Eddie, Live from the FDNF, ponders defending a small island.
Mark Safranski blogs dubious Russian theories and dubious theories concerning Russia.
Sonny at FX-Based curses his book organization skills.

Evil and Other Perspectives

Below are notes for chapters 14 and 15 of ‘s The Blank Slate: The Modern Denial of Human Nature.

Topic:Evil & Psychopathy (compare to Ridley on Schizophrenia)
“Several biologists have adduced evidence that psychopathy is a cheating strategy that evolved by frequency-dependent selection. Statistical analysis shows that a psychopath, rather than merely falling at the end of a continuum for one or two traits, has a distinct cluster of traits (superficial charm, impulsivity, irresponsibility, callousness, guiltlessness, mendacity, and exploitiveness) that sets him off from the rest of the population.” (Pinker 261) (following this Pinker lists Normal Mailer and William F. Buckley as notables tricked by psychopaths. He could have listed Winston Churchill, too. Likewise, is the fact that symptoms match the definition just a function of the definition?)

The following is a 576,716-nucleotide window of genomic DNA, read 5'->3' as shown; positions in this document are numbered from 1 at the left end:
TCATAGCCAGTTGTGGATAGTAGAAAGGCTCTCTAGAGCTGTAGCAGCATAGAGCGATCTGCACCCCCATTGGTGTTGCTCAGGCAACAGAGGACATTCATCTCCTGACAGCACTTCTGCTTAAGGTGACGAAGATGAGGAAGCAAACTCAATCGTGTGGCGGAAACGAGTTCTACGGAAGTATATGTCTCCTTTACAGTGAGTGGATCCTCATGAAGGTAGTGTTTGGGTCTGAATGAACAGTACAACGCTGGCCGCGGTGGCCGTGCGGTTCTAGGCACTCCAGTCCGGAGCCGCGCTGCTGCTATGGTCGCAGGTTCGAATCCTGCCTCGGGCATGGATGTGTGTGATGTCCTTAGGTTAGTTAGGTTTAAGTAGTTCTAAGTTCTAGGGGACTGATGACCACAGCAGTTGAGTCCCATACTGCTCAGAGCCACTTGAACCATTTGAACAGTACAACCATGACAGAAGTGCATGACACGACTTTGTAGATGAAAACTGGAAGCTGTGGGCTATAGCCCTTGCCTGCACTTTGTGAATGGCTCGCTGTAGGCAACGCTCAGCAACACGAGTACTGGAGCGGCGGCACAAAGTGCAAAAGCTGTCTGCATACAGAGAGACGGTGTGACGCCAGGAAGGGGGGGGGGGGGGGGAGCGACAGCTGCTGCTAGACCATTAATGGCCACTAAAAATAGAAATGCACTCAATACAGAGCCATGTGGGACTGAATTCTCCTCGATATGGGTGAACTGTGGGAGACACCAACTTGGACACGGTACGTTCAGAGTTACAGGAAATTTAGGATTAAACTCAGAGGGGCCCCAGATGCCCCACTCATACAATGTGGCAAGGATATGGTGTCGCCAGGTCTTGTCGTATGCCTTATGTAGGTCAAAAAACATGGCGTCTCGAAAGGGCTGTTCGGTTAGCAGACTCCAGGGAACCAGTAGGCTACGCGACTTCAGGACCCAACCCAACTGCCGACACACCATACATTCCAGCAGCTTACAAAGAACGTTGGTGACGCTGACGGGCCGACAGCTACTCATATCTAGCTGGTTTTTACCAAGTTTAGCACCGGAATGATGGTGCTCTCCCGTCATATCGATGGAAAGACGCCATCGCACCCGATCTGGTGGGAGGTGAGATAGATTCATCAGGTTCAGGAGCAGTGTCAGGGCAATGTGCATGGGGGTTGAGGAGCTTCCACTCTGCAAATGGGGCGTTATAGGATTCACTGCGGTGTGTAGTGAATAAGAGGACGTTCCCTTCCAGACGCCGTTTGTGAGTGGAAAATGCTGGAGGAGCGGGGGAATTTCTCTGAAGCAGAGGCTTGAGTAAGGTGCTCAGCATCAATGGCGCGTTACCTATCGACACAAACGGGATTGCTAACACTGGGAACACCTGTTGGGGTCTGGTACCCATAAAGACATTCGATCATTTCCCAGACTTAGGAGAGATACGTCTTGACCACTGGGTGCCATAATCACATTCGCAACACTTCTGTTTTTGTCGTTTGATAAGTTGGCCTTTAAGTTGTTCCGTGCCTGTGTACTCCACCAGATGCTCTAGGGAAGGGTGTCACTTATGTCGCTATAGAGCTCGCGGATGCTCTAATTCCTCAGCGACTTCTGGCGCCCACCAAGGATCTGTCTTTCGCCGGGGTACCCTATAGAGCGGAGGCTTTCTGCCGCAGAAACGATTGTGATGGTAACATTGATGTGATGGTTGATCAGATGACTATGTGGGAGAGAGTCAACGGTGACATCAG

“Psychopaths, as far as we know, cannot be ‘cured… a problem that many intellectuals tried to wish away in the twentieth century but that has long been a concern of religion, philosophy, and fiction: the existence of evil.'” (Pinker 263)

“In traditional foraging societies, genetic relatives are more likely to live together, work in each other’s gardens, protect each other, and adopt each other’s needy or orphaned children, and are less likely to attack, feud with, and kill each other.” (Pinker 245) (Interesting that he mentioned adoption)